For those of you like my friend, Crystal, this may be one of those blogs you will want to skip.  She has said that she can only handle me in small doses.  Thankfully, Alison can handle a large, continuous dose.  Though I may leave some of you wondering how.  This blog actually came about from my recent thinking on how good life is for me right now and thinking more about the Bel Monte race.  I guess I could have written a nice, overly romanticized blog about a seemingly perfect life.  Problem is that is not real, for me anyways.  I doubt I would see life as so wonderful without the un-wonderful portions.  My life has had the surviving sections, just the same way Bel Monte had a tough surviving section.  That is one of the great things about ultras, many times the races will have ups and downs, literally, and emotionally, and physically.  One of the biggest impacts on my life was going through divorce.

Going through divorce changed me and changed me more than any other life event I can think of.  I use the phrase "going through divorce" because just the fact I was once married and got divorced isn't the key factor.  It was all that I had to deal with personally, how I view life, and how I had dealt with life previously.  It would be a book to write all of it so I'll just hit the high points.  One, I wasn't ready to be divorced.  I was a Christian, in some ways strict.  I'd only be married once, only know one woman, love forever.  I still love Kathy, my ex-wife.  Personally, I don't understand how you once really love someone and stop.  I do believe in God's love, the agape love, and in living it.  Most people only seem to apply this to children.  Kathy and I are still friends and talk regularly.  Some people don't understand this.  I don't understand any other way and haven't lost a rational discussion on the subject.  The love has changed.  It's not romantic or sexual.  I love my sisters, I don't need to say more.  But part of my dogma is once I care about someone, I don't stop regardless of the situation.  Some folks have said they couldn't deal with my views toward Kathy.  I guess that is one reason in a list of why I'm not married to them.  I couldn't deal with someone who doesn't get my point of view, cause all they could offer me was a temporary love or concern.  The point is that changing that type of love with Kathy was tough and rocked me to the core.  What did it say about me that I would say I want out?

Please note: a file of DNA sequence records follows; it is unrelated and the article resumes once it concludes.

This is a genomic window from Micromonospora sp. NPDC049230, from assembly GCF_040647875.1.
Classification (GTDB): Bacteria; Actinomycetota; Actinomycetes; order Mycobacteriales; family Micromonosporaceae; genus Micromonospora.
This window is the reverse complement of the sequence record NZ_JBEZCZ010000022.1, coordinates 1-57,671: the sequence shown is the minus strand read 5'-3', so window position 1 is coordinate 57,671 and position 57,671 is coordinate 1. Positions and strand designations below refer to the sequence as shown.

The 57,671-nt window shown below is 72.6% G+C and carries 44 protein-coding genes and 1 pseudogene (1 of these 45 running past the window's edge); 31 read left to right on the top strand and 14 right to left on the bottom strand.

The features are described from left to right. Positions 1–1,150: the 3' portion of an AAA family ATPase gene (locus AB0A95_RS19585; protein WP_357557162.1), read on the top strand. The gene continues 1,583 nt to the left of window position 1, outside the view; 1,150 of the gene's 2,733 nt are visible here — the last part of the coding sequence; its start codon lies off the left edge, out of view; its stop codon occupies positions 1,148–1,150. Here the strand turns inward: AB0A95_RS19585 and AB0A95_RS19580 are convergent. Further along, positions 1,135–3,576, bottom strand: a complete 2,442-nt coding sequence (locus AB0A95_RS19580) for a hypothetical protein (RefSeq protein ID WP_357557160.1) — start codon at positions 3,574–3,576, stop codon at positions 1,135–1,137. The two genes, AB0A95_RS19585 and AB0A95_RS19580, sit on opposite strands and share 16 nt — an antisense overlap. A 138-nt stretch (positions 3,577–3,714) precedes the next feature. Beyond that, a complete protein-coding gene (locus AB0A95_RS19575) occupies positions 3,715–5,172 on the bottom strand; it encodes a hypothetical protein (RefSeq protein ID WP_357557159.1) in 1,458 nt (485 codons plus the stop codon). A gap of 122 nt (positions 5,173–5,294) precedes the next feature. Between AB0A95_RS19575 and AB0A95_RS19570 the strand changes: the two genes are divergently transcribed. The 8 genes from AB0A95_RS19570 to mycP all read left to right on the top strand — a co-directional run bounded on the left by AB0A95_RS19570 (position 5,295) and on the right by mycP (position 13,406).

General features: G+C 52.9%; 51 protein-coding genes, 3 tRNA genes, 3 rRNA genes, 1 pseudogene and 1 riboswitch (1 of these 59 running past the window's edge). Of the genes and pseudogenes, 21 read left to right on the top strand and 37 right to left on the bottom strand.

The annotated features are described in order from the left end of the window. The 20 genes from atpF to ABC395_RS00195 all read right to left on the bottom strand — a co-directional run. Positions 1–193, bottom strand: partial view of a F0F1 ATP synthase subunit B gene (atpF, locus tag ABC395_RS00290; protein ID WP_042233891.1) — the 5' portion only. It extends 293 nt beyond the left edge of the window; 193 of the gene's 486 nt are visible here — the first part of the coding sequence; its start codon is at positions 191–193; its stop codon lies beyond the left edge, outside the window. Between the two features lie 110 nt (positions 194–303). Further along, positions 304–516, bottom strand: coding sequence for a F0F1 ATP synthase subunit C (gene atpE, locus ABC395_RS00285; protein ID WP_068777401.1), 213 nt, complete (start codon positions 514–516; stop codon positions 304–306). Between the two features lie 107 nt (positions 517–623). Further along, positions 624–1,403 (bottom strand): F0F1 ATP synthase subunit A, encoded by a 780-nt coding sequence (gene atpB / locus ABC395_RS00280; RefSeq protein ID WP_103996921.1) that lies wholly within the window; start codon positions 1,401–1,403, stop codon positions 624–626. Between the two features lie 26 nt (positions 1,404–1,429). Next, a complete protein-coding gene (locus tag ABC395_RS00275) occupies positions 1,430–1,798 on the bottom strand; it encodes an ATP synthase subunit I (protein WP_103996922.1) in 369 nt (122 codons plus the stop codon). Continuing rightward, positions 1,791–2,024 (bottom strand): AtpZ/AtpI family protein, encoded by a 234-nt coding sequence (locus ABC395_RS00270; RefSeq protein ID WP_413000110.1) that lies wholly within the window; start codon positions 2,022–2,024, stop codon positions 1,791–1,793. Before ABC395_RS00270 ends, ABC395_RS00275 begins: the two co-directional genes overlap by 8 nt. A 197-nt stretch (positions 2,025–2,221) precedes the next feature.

I also kept myself neatly packed inside in my younger years, before 26.  My internal life was like a post office mail box.  Everything was tidily categorized and ordered.  Some boxes were locked shut.  Things went in and disappeared from my mind.  My divorce dumped everything back out on the floor for me to sort through again.  I spent years sorting back through my past life, some parts I'd seemed to have forgotten.  I'm not sure what I've done with all that crap now.  I've written quite a few poems and some journals.  To be honest, I drank some on nights I felt too overwhelmed.  But one description of me now is that I am not afraid to be naked.  If something about me is good, bad, indifferent, it is what it is.  I'm not ashamed of any of it.  I struggled with being a "perfect" Christian before.  I'll just say that I don't now.  I know that bothers some people, especially when I say exactly what that means.  If I did it, I'll tell you.  I might say it was or is bad, but I did it and in some instances will probably do it again.  To use Christian terms, I sin, I know that I will repeat some sins.  I'll try to sin less, but I sin as a willful act, a choice.  I don't believe in the "it's not my fault, I couldn't resist."  I'd rather own my actions.  I might not be a perfect person, don't even want to be, but I'll be honest with you.

Somewhere in that rambling is how divorce upset my previously perfect, and falsely, balanced life.  Divorce was a hard process for me that brought out some good things in me, some bad.  It definitely changed me for better, and worse.  I do like that I am more like I was as a kid.  I wish I could recover the naivety I had as kid(that will be a good blog sometime), but I won't.  One of my best lessons was that life, time, the movement of the sun and moon stops for no one.  We each have a limited amount of time and I plan on living mine up.  I don't want a gravestone when I die(don't believe in that, for me), but if I did I would want it to say, "He did too much," or "He did too much living."  The second sounds a little arrogant, but I can live with that.  I also have much greater appreciation of life after divorce.  I am much more thankful for anything, even some of the "bad" and "difficult."

Below is a poem that I wrote this weekend.  It's a first draft, which I seldom like.  I like some of what this poem says, but not exactly how it says it.  It was brewing in my head for years and finally fell out.  Anyway, I thought I'd toss it out there.  So the point of all my rambling is that some parts of life must just be survived.  During my process of divorce, I made some different choices from before.  I didn't try to be perfect.  I shouted at God, cussed God, questioned my belief in God, but I talked to him and I talked honest.  I was merely surviving for a year or more, and not doing that well.  Just as I had to survive a large section of Bel Monte 50 Mile.  You force yourself to put one foot in front of the other, whether it is fast or slow, running or walking.  When you can, you make yourself run and good things can happen.  If you walk when you could be running, you'll miss an opportunity.  Other people can judge whether I'm good or bad, better or worse.  You can judge.  I'm not sure how much sense this blog makes, but who cares.  It's me.  I'm definitely different and not afraid to be judged or disliked or liked.  But I plan on using my time up and I'm not afraid to be naked.

Drunk and Naked on the Floor

Looking back,
it was just a night 
alone in the sea. 
At the time, 
it was night after night, 
drunk and naked, 
alone on the floor. 
Where was my God? 
Though I've asked, 
he hasn't spoken. 
Too many nights, 
I couldn't sleep 
and the Comforter 
never came, 
maybe my hard words 
kept him away. 
No one wants to see 
a bare soul on the floor, 
naked and drunk. 
Someone came and walked away, 
a man stripped a little too much. 
They'd worry in silence. 
I'd suffer alone. 
Sometimes you have to 
swim on your own